This is not to say that conservative media do not hold conservative leaders to account. They police their own based on allegiance to conservative causes. Neither is it true that right-wing media holds the power. They are beholden to the expectations and desires of their audiences, with ample competition for attention, especially as networks like Newsmax and One American News Network (OAN) rise in popularity.
The same structures that are needed to give a pass to little lies — whether it is SharpieGate or the size of the inauguration crowd — over time can be put to service in perpetuating bigger lies. The big lie is composed of hundreds of smaller ones. As long as an insular conservative media ecosystem is willing to tolerate the falsehoods of Republican leaders and to undermine fact checking efforts, the influence of journalists working in good faith is weakened. Journalism and civil society have struggled with the normalization of mendacity that Trump has ushered in, which persists even after January 6, as evidenced by Republican lawmakers continuing to propagate the stolen election lie by giving airtime to Peter Navarro, the author of “The Immaculate Deception,” a report detailing speculation about election fraud.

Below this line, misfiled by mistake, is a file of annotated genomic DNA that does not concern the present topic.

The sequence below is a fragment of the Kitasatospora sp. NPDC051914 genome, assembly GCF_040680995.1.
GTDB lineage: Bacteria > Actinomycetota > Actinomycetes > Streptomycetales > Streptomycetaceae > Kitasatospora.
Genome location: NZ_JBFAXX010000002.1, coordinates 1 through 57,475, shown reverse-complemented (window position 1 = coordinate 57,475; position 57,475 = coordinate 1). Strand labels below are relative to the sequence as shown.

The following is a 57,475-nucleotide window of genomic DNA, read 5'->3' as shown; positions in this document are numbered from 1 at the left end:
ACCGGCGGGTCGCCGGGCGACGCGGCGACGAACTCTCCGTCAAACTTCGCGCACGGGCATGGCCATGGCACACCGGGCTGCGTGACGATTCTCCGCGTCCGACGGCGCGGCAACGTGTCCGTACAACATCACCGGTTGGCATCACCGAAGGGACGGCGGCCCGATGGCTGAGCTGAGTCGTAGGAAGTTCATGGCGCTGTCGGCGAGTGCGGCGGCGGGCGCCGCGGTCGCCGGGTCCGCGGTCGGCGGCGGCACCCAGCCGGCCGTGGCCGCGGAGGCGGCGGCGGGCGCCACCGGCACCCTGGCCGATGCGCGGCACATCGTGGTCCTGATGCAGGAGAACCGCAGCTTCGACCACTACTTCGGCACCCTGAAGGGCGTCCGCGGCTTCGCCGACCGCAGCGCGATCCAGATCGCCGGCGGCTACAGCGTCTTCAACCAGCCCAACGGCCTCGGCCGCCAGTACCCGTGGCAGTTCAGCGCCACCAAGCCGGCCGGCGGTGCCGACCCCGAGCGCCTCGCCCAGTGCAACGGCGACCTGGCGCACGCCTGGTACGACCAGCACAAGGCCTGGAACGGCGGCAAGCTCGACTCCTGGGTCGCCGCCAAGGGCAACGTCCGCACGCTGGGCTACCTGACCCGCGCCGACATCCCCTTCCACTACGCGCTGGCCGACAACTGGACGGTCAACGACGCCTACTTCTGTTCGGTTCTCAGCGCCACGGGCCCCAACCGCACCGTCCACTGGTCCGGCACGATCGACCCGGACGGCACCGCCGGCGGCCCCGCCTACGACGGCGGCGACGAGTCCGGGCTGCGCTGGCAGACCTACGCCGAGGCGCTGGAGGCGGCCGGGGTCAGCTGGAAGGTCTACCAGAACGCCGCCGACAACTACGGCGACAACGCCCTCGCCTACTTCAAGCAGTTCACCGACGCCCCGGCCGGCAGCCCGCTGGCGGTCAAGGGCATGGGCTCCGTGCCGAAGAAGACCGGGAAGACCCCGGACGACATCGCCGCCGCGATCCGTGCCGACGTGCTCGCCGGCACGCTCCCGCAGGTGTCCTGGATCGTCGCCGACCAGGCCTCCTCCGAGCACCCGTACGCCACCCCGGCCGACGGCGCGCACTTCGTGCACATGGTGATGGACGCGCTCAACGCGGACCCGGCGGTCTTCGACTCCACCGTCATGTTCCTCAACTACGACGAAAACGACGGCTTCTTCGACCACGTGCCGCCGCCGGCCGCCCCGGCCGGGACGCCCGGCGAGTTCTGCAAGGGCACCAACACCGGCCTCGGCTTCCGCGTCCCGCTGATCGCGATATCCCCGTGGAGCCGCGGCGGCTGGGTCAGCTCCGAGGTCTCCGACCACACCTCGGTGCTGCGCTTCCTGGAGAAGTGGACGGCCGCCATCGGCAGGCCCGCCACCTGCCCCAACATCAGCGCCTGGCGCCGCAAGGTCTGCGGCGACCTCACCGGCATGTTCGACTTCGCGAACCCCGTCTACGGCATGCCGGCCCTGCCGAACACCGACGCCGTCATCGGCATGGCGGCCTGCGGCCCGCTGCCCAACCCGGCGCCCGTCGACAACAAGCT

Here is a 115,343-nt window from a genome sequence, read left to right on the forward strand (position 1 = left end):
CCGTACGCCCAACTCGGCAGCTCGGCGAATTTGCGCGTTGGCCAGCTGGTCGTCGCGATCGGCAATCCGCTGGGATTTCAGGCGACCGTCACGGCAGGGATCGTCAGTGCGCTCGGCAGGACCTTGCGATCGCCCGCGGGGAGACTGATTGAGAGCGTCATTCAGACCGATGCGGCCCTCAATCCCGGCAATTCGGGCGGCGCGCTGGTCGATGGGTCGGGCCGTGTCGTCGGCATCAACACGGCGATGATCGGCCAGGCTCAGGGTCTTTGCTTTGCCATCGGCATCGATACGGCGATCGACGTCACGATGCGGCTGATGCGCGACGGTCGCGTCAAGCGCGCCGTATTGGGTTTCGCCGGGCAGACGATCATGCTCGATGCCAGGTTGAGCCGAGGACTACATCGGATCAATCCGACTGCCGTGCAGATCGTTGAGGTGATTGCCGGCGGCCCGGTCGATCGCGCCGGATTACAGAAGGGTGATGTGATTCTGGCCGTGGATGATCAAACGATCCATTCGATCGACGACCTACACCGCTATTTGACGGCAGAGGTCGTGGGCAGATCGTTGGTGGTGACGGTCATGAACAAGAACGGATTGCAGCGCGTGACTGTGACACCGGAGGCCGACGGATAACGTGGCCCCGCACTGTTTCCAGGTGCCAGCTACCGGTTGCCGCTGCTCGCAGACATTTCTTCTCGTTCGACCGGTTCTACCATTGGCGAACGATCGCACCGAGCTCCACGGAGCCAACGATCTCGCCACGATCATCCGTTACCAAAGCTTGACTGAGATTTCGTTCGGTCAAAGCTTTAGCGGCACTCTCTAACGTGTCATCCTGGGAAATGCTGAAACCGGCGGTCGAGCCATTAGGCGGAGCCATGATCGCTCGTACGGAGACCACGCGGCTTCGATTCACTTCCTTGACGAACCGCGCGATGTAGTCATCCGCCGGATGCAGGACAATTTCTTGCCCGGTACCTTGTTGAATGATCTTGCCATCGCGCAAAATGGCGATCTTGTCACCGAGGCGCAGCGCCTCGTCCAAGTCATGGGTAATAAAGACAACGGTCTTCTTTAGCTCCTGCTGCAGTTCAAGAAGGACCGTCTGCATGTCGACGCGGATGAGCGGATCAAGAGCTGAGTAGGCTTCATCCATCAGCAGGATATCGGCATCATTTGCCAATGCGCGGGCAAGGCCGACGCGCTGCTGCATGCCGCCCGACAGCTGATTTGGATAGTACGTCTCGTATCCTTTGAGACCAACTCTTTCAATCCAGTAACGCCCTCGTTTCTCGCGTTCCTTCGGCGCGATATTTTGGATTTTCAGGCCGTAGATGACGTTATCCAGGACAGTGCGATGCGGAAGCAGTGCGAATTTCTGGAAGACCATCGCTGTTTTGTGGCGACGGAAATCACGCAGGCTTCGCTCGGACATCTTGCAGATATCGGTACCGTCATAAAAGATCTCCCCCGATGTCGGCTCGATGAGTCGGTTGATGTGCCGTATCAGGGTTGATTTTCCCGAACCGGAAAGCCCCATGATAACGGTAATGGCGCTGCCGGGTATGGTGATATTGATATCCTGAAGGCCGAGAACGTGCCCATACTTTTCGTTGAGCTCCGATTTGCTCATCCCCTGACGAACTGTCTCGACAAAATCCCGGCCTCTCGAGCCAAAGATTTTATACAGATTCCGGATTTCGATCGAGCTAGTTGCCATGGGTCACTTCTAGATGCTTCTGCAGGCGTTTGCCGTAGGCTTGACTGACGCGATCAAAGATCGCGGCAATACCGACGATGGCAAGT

Trump has tested the limits of conservative political and media systems and proved them to be remarkably pliant. He wasn’t the one to remove the guardrails, but he was the one to drive the bus over the cliff. Mechanisms that could pull the emergency brake, such as other Republicans calling him out or a conservative press that fact-checked him, were stripped away long ago.
A question for the coming months and years is whether conservative America can use this as an opportunity to begin to rebuild its information systems such that political action is once again constrained by facts and evidence, reversing the downward spiral of partisan disinformation. Fox News could turn the tide by ridding itself of propaganda and providing cover for Republican leaders willing to take on the extremists in their party. Social media companies have helped by deplatforming many of the more radical voices from the right. While conservative commentators may squawk at this suppression of conservative voices, this is a chance for the core of conservative media to distance itself from the radical reaches of the right and leave them to occupy smaller, less influential digital enclaves.
The events of January 6 should represent a historical inflection point. While it may not fix everything broken in our media ecosystem, lawmakers must hold each other accountable for their actions because it would have reverberating effects throughout right-wing media. Hopefully, in the process, it would also reduce the reach of Trump media to guest spots in pillow commercials.
Rob Faris is a senior researcher at Harvard Kennedy’s Shorenstein Center on Media, Politics and Public Policy.
Joan Donovan is the research director at Harvard Kennedy’s Shorenstein Center on Media, Politics and Public Policy.